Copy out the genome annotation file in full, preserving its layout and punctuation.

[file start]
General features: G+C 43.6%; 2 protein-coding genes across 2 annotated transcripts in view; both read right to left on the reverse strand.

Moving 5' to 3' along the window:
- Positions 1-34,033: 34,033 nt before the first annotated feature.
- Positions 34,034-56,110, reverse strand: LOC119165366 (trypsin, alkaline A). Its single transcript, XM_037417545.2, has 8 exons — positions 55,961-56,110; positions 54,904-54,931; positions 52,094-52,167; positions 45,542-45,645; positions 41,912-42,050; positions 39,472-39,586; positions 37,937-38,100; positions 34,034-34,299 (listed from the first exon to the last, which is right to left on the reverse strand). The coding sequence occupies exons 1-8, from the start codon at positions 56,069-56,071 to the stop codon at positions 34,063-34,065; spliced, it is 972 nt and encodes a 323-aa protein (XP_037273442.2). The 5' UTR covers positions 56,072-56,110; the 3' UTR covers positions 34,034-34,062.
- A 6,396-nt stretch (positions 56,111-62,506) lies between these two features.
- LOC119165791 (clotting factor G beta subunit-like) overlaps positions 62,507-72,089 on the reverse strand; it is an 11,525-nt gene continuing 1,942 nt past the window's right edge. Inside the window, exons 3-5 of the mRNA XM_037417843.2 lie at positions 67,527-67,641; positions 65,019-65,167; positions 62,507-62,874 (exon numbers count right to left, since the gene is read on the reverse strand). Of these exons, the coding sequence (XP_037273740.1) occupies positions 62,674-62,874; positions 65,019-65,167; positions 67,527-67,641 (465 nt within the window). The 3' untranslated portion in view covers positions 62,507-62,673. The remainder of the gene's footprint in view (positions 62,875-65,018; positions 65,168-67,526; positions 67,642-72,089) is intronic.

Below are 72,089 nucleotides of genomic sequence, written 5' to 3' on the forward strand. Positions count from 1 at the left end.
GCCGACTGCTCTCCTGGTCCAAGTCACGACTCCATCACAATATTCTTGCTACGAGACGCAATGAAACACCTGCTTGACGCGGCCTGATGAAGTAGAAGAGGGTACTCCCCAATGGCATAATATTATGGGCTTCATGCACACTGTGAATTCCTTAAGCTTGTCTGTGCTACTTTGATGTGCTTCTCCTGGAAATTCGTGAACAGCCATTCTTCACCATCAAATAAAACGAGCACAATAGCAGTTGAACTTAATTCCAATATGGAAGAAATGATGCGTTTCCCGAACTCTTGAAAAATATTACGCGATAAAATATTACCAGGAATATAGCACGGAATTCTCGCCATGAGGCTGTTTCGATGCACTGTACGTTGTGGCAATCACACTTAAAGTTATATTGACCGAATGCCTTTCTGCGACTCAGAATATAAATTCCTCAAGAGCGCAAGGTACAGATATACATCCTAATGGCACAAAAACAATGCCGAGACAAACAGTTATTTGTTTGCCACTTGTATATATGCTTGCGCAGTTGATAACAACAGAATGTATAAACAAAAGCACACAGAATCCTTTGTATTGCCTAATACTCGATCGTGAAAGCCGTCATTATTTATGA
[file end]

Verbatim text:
General features: G+C 43.6%; 2 protein-coding genes across 2 annotated transcripts in view; both read right to left on the reverse strand.

Moving 5' to 3' along the window:
- Positions 1-34,033: 34,033 nt before the first annotated feature.
- Positions 34,034-56,110, reverse strand: LOC119165366 (trypsin, alkaline A). Its single transcript, XM_037417545.2, has 8 exons — positions 55,961-56,110; positions 54,904-54,931; positions 52,094-52,167; positions 45,542-45,645; positions 41,912-42,050; positions 39,472-39,586; positions 37,937-38,100; positions 34,034-34,299 (listed from the first exon to the last, which is right to left on the reverse strand). The coding sequence occupies exons 1-8, from the start codon at positions 56,069-56,071 to the stop codon at positions 34,063-34,065; spliced, it is 972 nt and encodes a 323-aa protein (XP_037273442.2). The 5' UTR covers positions 56,072-56,110; the 3' UTR covers positions 34,034-34,062.
- A 6,396-nt stretch (positions 56,111-62,506) lies between these two features.
- LOC119165791 (clotting factor G beta subunit-like) overlaps positions 62,507-72,089 on the reverse strand; it is an 11,525-nt gene continuing 1,942 nt past the window's right edge. Inside the window, exons 3-5 of the mRNA XM_037417843.2 lie at positions 67,527-67,641; positions 65,019-65,167; positions 62,507-62,874 (exon numbers count right to left, since the gene is read on the reverse strand). Of these exons, the coding sequence (XP_037273740.1) occupies positions 62,674-62,874; positions 65,019-65,167; positions 67,527-67,641 (465 nt within the window). The 3' untranslated portion in view covers positions 62,507-62,673. The remainder of the gene's footprint in view (positions 62,875-65,018; positions 65,168-67,526; positions 67,642-72,089) is intronic.

Below are 72,089 nucleotides of genomic sequence, written 5' to 3' on the forward strand. Positions count from 1 at the left end.
GCCGACTGCTCTCCTGGTCCAAGTCACGACTCCATCACAATATTCTTGCTACGAGACGCAATGAAACACCTGCTTGACGCGGCCTGATGAAGTAGAAGAGGGTACTCCCCAATGGCATAATATTATGGGCTTCATGCACACTGTGAATTCCTTAAGCTTGTCTGTGCTACTTTGATGTGCTTCTCCTGGAAATTCGTGAACAGCCATTCTTCACCATCAAATAAAACGAGCACAATAGCAGTTGAACTTAATTCCAATATGGAAGAAATGATGCGTTTCCCGAACTCTTGAAAAATATTACGCGATAAAATATTACCAGGAATATAGCACGGAATTCTCGCCATGAGGCTGTTTCGATGCACTGTACGTTGTGGCAATCACACTTAAAGTTATATTGACCGAATGCCTTTCTGCGACTCAGAATATAAATTCCTCAAGAGCGCAAGGTACAGATATACATCCTAATGGCACAAAAACAATGCCGAGACAAACAGTTATTTGTTTGCCACTTGTATATATGCTTGCGCAGTTGATAACAACAGAATGTATAAACAAAAGCACACAGAATCCTTTGTATTGCCTAATACTCGATCGTGAAAGCCGTCATTATTTATGA